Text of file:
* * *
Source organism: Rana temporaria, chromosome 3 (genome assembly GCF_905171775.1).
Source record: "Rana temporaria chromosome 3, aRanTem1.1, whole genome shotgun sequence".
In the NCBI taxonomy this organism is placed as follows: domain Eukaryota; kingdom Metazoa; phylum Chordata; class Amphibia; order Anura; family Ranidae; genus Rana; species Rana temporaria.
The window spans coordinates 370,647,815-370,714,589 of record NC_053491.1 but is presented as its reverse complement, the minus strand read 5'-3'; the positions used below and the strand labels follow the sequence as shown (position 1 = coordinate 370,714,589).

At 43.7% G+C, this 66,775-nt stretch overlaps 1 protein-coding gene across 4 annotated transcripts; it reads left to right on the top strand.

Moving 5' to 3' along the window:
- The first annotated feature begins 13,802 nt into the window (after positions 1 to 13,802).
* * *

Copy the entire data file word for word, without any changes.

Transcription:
Source organism: Rana temporaria, chromosome 3 (genome assembly GCF_905171775.1).
Source record: "Rana temporaria chromosome 3, aRanTem1.1, whole genome shotgun sequence".
In the NCBI taxonomy this organism is placed as follows: domain Eukaryota; kingdom Metazoa; phylum Chordata; class Amphibia; order Anura; family Ranidae; genus Rana; species Rana temporaria.
The window spans coordinates 370,647,815-370,714,589 of record NC_053491.1 but is presented as its reverse complement, the minus strand read 5'-3'; the positions used below and the strand labels follow the sequence as shown (position 1 = coordinate 370,714,589).

At 43.7% G+C, this 66,775-nt stretch overlaps 1 protein-coding gene across 4 annotated transcripts; it reads left to right on the top strand.

Moving 5' to 3' along the window:
- The first annotated feature begins 13,802 nt into the window (after positions 1 to 13,802).